So Omicron and Covid-19 and God forbid, any further variants, will play out on the economy. What type of support the Government gives and how it funds it will have tax implications. It might be, for example, the Government might have a look again at whether it allows the carry back of tax losses. They were going to push ahead with, a permanent scheme, but dropped it for fiscal costs. They may have a think again because the fiscal cost might not be so great as expected or feared, and can actually be concentrated on sectors which are getting hit hard anyway. So that’s something to look out for.  So, watch this space and we’ll bring you news of developments throughout this year as they happen.

International tax reform

The next area I think we will see, and again repeating a theme from last year, will international tax reform and following through with the implementation of the agreement on the taxation of the largest multinationals and the digital tech giants. This year the detail of that agreement is to be worked out. The OECD released last week the transfer pricing guidelines for multinational enterprises and tax administrations for 2022.

140 odd jurisdictions have committed to the reforms of digital taxation and will be working on making sure that it meets these pretty ambitious deadline to be in place by the end of the year, so we’ll see a string of developments in that field.

How our tax system is run

And finally, on the domestic front, the issue which I think will dominate is what next for Inland Revenue now it’s completed its Business Transformation? Basically this is about how the tax system is run. Now, this may sound like a dry topic, but there’s already been quite a bit of manoeuvring around what is the future of tax administration.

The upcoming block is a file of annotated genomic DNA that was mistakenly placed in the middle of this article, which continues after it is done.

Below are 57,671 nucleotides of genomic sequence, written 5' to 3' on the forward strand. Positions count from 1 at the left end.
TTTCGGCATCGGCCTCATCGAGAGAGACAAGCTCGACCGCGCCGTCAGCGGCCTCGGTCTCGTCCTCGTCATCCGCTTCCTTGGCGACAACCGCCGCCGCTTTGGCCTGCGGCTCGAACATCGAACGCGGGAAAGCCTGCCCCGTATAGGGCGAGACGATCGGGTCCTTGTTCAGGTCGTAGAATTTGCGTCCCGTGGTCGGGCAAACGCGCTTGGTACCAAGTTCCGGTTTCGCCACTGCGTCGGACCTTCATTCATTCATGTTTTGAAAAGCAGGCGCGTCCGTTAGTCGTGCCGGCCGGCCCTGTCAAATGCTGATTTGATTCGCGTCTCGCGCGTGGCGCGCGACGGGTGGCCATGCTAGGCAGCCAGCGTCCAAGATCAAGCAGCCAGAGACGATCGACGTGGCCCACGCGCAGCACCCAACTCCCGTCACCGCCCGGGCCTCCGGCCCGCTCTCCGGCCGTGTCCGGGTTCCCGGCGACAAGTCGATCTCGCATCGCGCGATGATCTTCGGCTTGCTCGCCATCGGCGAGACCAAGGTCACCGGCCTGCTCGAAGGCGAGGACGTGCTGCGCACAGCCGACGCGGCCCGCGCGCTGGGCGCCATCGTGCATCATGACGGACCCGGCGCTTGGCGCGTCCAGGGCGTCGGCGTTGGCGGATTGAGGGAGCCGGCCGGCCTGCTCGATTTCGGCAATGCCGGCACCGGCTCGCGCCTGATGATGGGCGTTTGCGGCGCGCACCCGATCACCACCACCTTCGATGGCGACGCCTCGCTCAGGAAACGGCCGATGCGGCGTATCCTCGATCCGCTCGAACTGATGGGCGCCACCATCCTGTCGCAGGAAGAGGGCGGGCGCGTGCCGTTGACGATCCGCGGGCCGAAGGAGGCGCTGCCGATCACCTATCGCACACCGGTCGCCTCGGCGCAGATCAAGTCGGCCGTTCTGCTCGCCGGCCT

On this, I would recommend reading a paper prepared by Business New Zealand in conjunction with tax experts (some of whom included members of the Tax Working Group, such as Robin Oliver) on the future of tax administration. I understand sometime soon we’ll see a Government Green Paper on tax administration, which would explore what tax administration could look like in future and how to make best use of Inland Revenue’s completed Business Transformation project.

What Business New Zealand and its working group have done, is put together a roadmap including a series of revised tax principles applicable for tax administration. This is talking about the delivery of tax policy and administration, not about actual tax policy settings, per se.

One of the things that’s stands out from this paper is that Business New Zealand, and from my initial discussions with Inland Revenue on the topic, see Inland Revenue moving more to focus on system management and partnering and assisting a wide range of participants in the tax system other than taxpayers themselves. This is a bit of a change in the whole approach. Inland Revenue is no longer adopted a top down “It’s my way or the highway” around how tax is administered and delivered.

The paper sets out seven tax administration principles. Firstly, “The purpose of ongoing reform is to reduce the risks and costs for all participants in the tax system and improve national wellbeing”. Nothing too controversial about that, totally agree.

Secondly, “The tax system is built to assist those who voluntarily comply, with robust enforcement for those who do not.”

I wholeheartedly agree with that. Voluntary compliance is undermined if Inland Revenue does not throw the book at those who are not complying.